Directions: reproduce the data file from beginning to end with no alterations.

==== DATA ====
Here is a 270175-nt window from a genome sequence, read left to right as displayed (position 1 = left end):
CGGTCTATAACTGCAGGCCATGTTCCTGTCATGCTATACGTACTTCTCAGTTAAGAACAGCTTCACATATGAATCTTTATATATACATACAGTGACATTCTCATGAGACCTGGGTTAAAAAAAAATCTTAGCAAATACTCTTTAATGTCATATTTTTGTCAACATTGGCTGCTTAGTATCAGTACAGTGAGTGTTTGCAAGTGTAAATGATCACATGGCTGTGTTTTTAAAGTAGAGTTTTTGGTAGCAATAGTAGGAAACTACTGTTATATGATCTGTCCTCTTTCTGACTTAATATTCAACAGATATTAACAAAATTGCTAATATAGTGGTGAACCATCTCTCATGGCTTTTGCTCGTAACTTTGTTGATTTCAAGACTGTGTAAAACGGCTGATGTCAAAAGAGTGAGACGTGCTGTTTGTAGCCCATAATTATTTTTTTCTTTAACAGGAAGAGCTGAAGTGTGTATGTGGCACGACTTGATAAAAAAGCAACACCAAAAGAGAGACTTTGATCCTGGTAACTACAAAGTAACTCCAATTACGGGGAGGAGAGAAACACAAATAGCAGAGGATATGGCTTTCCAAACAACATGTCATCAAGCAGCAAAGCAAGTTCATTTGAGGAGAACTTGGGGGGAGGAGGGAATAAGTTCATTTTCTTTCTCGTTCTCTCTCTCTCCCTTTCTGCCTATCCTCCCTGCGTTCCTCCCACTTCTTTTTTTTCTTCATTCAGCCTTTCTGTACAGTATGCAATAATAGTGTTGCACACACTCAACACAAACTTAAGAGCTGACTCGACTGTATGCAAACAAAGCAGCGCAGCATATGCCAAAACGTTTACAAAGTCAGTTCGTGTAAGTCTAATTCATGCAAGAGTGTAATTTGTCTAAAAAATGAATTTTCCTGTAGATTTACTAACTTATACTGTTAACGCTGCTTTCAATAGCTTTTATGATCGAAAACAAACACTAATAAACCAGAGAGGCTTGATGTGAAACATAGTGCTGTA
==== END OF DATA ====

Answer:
Here is a 270175-nt window from a genome sequence, read left to right as displayed (position 1 = left end):
CGGTCTATAACTGCAGGCCATGTTCCTGTCATGCTATACGTACTTCTCAGTTAAGAACAGCTTCACATATGAATCTTTATATATACATACAGTGACATTCTCATGAGACCTGGGTTAAAAAAAAATCTTAGCAAATACTCTTTAATGTCATATTTTTGTCAACATTGGCTGCTTAGTATCAGTACAGTGAGTGTTTGCAAGTGTAAATGATCACATGGCTGTGTTTTTAAAGTAGAGTTTTTGGTAGCAATAGTAGGAAACTACTGTTATATGATCTGTCCTCTTTCTGACTTAATATTCAACAGATATTAACAAAATTGCTAATATAGTGGTGAACCATCTCTCATGGCTTTTGCTCGTAACTTTGTTGATTTCAAGACTGTGTAAAACGGCTGATGTCAAAAGAGTGAGACGTGCTGTTTGTAGCCCATAATTATTTTTTTCTTTAACAGGAAGAGCTGAAGTGTGTATGTGGCACGACTTGATAAAAAAGCAACACCAAAAGAGAGACTTTGATCCTGGTAACTACAAAGTAACTCCAATTACGGGGAGGAGAGAAACACAAATAGCAGAGGATATGGCTTTCCAAACAACATGTCATCAAGCAGCAAAGCAAGTTCATTTGAGGAGAACTTGGGGGGAGGAGGGAATAAGTTCATTTTCTTTCTCGTTCTCTCTCTCTCCCTTTCTGCCTATCCTCCCTGCGTTCCTCCCACTTCTTTTTTTTCTTCATTCAGCCTTTCTGTACAGTATGCAATAATAGTGTTGCACACACTCAACACAAACTTAAGAGCTGACTCGACTGTATGCAAACAAAGCAGCGCAGCATATGCCAAAACGTTTACAAAGTCAGTTCGTGTAAGTCTAATTCATGCAAGAGTGTAATTTGTCTAAAAAATGAATTTTCCTGTAGATTTACTAACTTATACTGTTAACGCTGCTTTCAATAGCTTTTATGATCGAAAACAAACACTAATAAACCAGAGAGGCTTGATGTGAAACATAGTGCTGTA